If you’ve read my blog since its inception not that long ago, you’ll notice I haven’t done a single blog post on grammar. This isn’t because there are ten bajillion other posts out there on grammar or because I was a glorified grammarian when I was a tutor at my uni’s writing center, pretty much having to work on grammar first before I could even get to content. This is because, when it comes to creative writing, grammar is unimportant to me. Grammar is the easy part, the easiest thing you will ever do with your writing.
I know there are some hardcore grammarians out there who are probably cringing reading the above sentence, but it’s true: I don’t give a flip about your grammar. Unless your grammar is so atrocious that I actually have to wonder what you’re trying to say, grammar is just not that important to me in a story. Obviously I want grammar polished in published books, but when it comes to drafts, I just don’t think it’s that important to comment on–not to mention you can find plenty of websites dealing with whatever grammar issues you have.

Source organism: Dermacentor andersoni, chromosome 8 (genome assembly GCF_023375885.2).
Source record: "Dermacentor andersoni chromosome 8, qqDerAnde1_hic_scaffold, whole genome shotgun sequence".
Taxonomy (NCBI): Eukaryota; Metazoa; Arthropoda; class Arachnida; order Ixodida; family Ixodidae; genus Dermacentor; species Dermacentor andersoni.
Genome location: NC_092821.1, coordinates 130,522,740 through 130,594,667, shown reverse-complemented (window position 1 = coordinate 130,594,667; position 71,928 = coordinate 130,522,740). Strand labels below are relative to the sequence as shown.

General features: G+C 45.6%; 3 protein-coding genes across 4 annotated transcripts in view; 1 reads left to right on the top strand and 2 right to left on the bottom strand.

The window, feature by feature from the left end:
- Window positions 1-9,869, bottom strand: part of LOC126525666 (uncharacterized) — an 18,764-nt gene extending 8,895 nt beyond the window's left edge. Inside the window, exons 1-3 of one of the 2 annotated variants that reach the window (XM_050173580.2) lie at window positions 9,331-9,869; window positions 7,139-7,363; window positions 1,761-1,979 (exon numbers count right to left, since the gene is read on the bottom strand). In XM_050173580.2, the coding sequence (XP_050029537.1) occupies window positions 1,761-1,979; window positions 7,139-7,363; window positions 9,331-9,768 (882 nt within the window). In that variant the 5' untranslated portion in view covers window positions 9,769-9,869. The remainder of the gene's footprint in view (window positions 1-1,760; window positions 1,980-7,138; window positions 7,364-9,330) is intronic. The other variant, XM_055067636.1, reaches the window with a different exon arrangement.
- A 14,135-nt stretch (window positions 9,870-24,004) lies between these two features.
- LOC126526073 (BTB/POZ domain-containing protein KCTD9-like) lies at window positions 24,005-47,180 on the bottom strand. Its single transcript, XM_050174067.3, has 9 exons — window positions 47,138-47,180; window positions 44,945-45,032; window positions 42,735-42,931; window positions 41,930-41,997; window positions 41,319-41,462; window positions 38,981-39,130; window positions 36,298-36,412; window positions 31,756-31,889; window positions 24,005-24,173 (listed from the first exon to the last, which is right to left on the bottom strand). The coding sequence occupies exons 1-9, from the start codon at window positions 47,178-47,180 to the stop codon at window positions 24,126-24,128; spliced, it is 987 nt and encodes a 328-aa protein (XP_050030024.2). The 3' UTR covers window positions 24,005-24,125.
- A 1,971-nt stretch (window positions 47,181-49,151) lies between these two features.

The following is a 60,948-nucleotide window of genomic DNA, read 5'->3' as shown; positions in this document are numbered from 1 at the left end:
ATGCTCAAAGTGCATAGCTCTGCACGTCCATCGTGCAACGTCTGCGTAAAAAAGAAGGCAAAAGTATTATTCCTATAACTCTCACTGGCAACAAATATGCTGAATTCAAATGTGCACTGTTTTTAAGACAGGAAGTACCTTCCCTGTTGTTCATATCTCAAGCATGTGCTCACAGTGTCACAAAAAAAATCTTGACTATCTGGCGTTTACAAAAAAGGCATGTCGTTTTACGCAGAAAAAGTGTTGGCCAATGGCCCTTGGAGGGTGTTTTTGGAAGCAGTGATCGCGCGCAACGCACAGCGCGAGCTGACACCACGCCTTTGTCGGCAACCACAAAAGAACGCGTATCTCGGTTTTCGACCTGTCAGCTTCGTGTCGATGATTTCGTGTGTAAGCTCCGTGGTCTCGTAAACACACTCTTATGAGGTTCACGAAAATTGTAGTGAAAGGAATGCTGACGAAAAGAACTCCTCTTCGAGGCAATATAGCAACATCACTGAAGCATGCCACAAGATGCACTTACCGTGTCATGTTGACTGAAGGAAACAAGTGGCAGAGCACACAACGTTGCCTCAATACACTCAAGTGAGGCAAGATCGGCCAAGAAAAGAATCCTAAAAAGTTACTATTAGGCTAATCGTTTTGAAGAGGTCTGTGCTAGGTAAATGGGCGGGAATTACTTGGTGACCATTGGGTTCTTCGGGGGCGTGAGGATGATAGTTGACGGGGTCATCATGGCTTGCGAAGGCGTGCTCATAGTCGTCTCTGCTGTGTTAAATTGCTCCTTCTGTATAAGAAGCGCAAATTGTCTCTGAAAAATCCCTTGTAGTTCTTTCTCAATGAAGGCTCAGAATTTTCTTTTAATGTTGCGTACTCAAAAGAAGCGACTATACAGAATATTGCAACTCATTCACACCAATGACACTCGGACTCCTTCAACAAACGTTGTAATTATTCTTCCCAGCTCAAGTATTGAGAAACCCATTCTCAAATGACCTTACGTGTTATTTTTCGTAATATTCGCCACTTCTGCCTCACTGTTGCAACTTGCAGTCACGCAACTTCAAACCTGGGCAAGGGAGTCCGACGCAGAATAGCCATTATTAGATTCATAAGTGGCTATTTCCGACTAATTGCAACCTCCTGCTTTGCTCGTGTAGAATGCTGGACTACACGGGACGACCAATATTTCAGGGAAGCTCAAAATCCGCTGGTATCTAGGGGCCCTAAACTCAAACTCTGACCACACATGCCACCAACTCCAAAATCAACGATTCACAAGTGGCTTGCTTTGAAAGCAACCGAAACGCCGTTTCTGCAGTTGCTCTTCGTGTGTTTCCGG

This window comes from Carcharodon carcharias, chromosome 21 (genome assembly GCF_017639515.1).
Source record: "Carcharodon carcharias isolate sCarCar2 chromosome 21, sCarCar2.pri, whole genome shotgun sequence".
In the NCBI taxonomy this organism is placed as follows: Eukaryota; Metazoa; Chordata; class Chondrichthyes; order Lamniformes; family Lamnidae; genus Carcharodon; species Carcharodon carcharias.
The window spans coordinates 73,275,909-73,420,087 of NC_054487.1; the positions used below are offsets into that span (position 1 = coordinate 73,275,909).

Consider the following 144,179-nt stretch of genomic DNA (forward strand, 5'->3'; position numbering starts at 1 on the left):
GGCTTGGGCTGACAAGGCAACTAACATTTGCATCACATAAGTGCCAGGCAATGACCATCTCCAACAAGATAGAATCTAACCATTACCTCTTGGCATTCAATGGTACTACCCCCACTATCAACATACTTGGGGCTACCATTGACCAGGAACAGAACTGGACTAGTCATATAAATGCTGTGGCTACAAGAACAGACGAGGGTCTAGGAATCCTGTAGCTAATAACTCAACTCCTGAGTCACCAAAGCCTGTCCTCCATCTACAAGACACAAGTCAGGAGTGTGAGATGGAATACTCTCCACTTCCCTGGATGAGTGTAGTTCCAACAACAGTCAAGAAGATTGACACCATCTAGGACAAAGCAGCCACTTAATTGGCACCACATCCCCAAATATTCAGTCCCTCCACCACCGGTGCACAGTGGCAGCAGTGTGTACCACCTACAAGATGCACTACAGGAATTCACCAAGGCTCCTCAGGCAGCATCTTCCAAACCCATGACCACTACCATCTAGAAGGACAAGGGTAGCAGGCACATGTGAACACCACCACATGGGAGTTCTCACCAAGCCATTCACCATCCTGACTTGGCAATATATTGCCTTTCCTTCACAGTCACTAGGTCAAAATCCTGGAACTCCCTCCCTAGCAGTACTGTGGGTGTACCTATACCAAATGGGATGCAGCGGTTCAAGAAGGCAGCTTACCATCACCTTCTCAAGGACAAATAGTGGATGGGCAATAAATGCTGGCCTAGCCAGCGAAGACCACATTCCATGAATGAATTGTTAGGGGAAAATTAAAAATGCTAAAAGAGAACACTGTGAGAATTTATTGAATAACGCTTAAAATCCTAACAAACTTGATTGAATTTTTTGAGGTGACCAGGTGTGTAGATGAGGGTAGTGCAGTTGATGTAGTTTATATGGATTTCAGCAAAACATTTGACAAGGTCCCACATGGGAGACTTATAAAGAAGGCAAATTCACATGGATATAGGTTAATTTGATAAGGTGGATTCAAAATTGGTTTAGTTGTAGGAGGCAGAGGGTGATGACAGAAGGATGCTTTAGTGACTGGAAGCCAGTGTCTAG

Grammar can always be fixed in the proofing stage.
In any case, when you guys come to my blog and read some of my ‘madness’ writing advice, I write those with the assumption that you’re not too worried about grammar, that you too know grammar is unimportant until the very last draft. Content is what I focus on first and foremost because content is the hardest to nail. You’ve got to have a developed plot, characters, sub-plots, secondary characters, and so on and so forth. Those elements are crucial to a good story. If you try and focus on grammar upfront, you could miss those key elements as you’re revising. Sure, it is important how you write your sentences in order to portray what you would like to show, but I’m just not as concerned about your commas as I am your content. Plus, I’m still not convinced that style can be taught, and style is what really gives your writing its overall flair–style being separate from grammar and all.
So I don’t offer grammar advice because I see it as unimportant, and there is just so much of it floating around the internet, far more than writing advice itself.
Don’t get me wrong. Grammar is important, but as I said, it’s not crucial until the very last draft.